To diagnose haemophilia, a cord blood sample from a newborn baby can be used. This applies to mild, moderate and severe cases. If the mother is a known carrier of haemophilia, testing can be done before a baby is born. Prenatal diagnosis can be done at 9 to 11 weeks by chorionic cillus sampling (CVS) or by foetal blood sampling at a later stage (18 or more weeks).
If doctors suspect haemophilia in a young child, there are simple lab tests that can be performed through a haemophilia treatment centre. A blood sample can be taken and tested to measure the amount of clotting factor activity in the blood. This will allow the doctor to determine if the person has haemophilia and the severity. Low levels of factor VIII indicate haemophilia A, whereas low levels of factor IX indicate haemophilia B.
Cases of severe haemophilia may become apparent and be diagnosed at an early age as a result of surgery or injury. For example, prolonged bleedings may follow circumcision, routine blood sampling or routine childhood vaccinations.
The symptoms of haemophilia are as follows:
- big bruises
- bleeding into muscles and joints
- prolonged bleeding after getting a cut, removing a tooth or having surgery.
- bleeding for a long time after an accident, especially after an injury to the head.
People with haemophilia can bleed inside or outside the body, although bleeding mostly occurs internally into the muscles or joints. Bleeding is often caused by a minor injury – a bump or a slight twist of a joint. The most common muscle bleeds occur in the muscles of the upper arm and forearm, the iliopsoas muscle (the front of the groin area), the thigh and the calf. The joints that are most often affected are the knee, ankle and elbow.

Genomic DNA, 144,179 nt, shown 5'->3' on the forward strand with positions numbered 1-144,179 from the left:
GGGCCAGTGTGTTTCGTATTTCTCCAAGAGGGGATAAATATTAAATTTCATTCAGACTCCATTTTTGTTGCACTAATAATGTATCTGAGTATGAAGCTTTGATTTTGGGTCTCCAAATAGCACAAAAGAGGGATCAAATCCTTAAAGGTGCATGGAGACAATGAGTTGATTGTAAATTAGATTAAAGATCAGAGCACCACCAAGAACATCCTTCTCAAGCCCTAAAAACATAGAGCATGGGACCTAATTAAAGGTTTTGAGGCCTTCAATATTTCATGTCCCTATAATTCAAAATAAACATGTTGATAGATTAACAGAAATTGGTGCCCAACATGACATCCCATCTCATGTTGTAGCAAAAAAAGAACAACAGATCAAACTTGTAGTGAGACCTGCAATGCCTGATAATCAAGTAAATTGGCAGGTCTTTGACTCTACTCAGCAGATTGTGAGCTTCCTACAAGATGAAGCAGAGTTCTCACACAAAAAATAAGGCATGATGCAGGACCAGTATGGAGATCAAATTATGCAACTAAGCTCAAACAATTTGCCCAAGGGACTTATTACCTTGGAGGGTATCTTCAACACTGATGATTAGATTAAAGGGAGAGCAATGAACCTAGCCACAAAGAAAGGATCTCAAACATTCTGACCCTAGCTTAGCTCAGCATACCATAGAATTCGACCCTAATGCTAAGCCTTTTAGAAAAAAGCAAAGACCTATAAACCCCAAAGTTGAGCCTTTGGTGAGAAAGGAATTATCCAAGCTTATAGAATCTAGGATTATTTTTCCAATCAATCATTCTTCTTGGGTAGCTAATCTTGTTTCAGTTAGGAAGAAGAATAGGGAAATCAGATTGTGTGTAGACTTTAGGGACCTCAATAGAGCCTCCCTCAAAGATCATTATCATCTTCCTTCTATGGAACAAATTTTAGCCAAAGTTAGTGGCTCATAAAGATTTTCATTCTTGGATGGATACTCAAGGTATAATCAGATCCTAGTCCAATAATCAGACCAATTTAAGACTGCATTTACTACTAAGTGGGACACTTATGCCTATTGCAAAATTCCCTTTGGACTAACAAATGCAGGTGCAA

Bleeding into a joint or muscle causes:
- an ache or “funny feeling”
- pain and stiffness
- difficulty using a joint or muscle
If bleeding occurs many times into the same joint, the joint can become damaged and painful. This can make it difficult to walk or do simple activities. Any bleeding in a vital area is serious, especially the brain. Brain haemorrhages are the leading cause of death from bleeding in haemophilia. Other examples are bleeding in the neck, throat or tongue.
More often the first symptom of a bleeding tendency is in the form of extensive bruising as the child learns to crawl or walk. Unfortunately, this is sometimes suspected to be a result of non-accidental injury, but increasingly in such cases, it is automatic that coagulation tests are used to investigate the possibility of a child having a bleeding disorder. Another stage at which the condition may become apparent is when children begin teething.
The less factor the body produces the more severe the haemophilia is and the person will suffer from frequent bleeds. A person with severe haemophilia might have several bleeds a month that require treatment, some spontaneous or without a clear cause. On the other hand, a person with mild haemophilia might only require treatment for a bleed after a bump, fall or accident.
Moderate and mild haemophilia may not be diagnosed until later in childhood or in some cases even in adulthood. It may not be until a major injury occurs that the deficiency is revealed. The process of diagnosis involves many complex laboratory tests on blood samples and takes several days to complete. The time around diagnosis can be a difficult period for families.
If you would like to talk to somebody in confidence, please contact the office on 01 6579900.